Sisyphean cycle must be broken: Next leaders deserve full support

The cruel uncertainties inflicted on the women, and their families, caught up in the cancer scandal are the most distressing symptoms of the outrage.

Sisyphean cycle must be broken: Next leaders deserve full support

The cruel uncertainties inflicted on the women, and their families, caught up in the cancer scandal are the most distressing symptoms of the outrage. However, there are others that point to a deepening, society-wide challenge. This challenge must be resolved if the toll these scandals exact is to be brought under control.

One of the country’s most important public positions has remained unfilled since September. Another will be vacated no later than August. These vacancies occur in organisations exposed as inefficient, insular and die-hard resistant to reform. This reality must make them unattractive propositions for candidates with the abilities and ambition needed to at least offer the possibility of breaking the cycle of failure destroying public faith in these organisations.

Nóirín O’Sullivan, 52, became Garda commissioner in November 2014. Her appointment was not made in ideal circumstances. Less than three years later she resigned unexpectedly. Her successor, Acting Commissioner Dónall Ó Cualáin, has said he does not wish to be appointed commissioner. It seems reasonable to ask why but not too difficult to imagine that he might see the position as a poisoned chalice — just as Ms O’Sullivan did when she resigned. Nevertheless, the search for the next commissioner continues. Experience suggests an internal appointment is as unlikely as it would be politically problematic.

Tony O’Brien, 55, has been director general of the health service since July 2013, having been director general

designate/acting CEO since August 2012. He will leave the HSE no later than August, just three months away. During his tenure, he was no stranger to controversy though the author of none. At times, he spent more time and energy firefighting than he could trying to lead the HSE to a better, brighter future. His position made that inevitable but it might not have been had one of his predecessors, or one of Nóirín O’Sullivan’s, been more successful in driving reforms. Legacy issues defined their potential and ultimately their legacies too.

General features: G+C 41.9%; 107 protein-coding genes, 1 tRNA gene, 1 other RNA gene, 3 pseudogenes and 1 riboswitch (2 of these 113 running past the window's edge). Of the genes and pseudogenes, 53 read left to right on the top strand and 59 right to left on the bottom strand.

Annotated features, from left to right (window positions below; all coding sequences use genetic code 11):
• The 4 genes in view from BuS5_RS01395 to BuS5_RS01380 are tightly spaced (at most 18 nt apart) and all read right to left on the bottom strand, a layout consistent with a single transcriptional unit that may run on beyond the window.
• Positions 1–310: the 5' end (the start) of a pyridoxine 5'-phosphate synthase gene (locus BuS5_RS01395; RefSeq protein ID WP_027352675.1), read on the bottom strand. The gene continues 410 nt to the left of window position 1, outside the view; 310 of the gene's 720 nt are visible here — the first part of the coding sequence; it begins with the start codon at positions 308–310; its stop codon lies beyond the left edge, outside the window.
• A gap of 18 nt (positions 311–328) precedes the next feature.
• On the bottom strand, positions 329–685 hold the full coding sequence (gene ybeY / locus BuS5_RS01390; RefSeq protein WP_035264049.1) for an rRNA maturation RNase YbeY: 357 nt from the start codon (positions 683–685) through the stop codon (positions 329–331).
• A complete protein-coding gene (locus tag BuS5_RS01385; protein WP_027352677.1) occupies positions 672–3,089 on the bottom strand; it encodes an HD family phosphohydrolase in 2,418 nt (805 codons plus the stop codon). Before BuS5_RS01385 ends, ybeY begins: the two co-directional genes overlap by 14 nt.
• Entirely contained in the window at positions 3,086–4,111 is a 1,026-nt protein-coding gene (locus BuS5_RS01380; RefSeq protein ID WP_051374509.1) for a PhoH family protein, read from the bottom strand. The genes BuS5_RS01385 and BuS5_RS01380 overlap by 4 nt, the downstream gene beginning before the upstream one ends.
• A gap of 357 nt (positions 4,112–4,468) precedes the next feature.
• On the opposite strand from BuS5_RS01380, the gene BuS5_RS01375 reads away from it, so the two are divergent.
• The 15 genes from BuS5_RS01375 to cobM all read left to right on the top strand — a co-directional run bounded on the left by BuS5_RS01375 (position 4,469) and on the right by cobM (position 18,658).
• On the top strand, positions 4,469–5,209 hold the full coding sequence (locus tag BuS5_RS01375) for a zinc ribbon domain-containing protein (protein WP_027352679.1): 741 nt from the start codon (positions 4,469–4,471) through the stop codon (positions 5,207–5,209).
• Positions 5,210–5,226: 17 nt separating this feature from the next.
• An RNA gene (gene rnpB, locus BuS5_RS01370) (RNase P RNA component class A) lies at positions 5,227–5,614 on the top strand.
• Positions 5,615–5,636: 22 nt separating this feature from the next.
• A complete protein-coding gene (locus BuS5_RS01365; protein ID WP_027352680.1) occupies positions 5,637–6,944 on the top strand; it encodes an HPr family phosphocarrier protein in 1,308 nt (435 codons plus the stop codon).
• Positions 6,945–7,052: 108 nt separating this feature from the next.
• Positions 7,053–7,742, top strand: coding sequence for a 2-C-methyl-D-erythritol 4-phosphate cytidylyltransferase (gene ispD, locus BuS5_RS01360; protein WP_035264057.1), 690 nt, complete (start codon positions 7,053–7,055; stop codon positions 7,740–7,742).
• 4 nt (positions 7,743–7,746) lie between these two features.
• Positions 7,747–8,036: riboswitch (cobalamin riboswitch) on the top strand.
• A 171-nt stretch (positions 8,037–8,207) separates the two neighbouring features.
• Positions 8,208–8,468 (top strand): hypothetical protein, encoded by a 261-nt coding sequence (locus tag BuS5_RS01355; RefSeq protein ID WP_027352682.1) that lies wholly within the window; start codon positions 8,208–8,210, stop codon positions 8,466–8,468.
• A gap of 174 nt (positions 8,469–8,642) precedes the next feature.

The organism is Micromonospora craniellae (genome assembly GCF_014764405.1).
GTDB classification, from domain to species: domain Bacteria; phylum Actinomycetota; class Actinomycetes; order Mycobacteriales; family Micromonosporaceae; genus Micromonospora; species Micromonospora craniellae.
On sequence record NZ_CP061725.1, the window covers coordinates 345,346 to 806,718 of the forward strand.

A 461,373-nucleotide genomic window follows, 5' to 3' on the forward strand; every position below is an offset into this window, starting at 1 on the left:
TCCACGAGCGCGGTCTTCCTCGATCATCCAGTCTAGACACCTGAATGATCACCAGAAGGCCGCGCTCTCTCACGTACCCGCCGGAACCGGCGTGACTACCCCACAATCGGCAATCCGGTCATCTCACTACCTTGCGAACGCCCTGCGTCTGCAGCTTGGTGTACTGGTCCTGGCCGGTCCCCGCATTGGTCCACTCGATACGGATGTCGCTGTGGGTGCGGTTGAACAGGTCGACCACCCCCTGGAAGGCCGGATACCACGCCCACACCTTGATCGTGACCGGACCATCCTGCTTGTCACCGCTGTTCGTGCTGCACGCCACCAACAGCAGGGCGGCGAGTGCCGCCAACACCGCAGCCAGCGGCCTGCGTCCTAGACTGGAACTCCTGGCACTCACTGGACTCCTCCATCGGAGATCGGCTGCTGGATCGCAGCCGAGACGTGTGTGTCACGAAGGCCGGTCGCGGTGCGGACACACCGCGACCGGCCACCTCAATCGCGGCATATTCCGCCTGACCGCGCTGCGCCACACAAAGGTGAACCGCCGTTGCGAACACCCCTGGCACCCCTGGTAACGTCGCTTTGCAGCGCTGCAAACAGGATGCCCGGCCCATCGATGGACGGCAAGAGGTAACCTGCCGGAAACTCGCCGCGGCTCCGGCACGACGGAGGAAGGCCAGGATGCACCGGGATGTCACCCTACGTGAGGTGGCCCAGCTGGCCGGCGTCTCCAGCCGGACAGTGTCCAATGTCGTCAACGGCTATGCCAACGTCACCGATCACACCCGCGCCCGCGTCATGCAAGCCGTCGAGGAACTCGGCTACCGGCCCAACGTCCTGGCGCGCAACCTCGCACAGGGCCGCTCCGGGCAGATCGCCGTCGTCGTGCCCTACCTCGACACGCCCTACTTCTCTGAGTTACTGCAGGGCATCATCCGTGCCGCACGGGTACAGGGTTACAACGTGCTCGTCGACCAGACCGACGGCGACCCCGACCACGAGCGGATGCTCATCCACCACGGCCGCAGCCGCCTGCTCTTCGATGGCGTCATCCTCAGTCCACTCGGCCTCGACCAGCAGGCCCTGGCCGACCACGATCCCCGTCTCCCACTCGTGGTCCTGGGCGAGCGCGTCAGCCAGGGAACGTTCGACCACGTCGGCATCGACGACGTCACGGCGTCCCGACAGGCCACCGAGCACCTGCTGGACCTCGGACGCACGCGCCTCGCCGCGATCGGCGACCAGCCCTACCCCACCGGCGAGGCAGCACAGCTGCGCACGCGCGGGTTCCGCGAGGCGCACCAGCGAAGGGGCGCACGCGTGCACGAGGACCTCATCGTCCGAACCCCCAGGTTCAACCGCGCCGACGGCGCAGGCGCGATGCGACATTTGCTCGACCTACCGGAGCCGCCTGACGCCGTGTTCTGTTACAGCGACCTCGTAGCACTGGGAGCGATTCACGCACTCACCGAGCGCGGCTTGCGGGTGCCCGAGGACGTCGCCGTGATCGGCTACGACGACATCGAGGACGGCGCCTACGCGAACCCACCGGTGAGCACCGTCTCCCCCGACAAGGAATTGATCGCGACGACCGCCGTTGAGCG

No individual, no matter how forceful, imaginative, well-resourced and, most importantly, certain of political support no matter how dark prospects seem, can remake an organisation in those relatively short periods. That seems a Sisyphean challenge and must contribute to the failures that afflict the HSE, the gardaí and any other public organisation in a similar bind. Sadly, it seems to limit recruitment to political organisations as well.

In the Dáil yesterday, Taoiseach Leo Varadkar confirmed that women whose cancer diagnosis was delayed will be offered redress. He also promised a statutory inquiry. These are set-piece responses but unless real reform is achieved, by Mr O’Brien’s and Ms O’Sullivan’s successors and others like them there will, before long, be another scandal on another issue. The only way to break this cycle, and to get the best HSE and Garda leaders, is for the Government to commit to reform in an unprecedented way and to persist with it no matter how loudly self-interest groups squeal.

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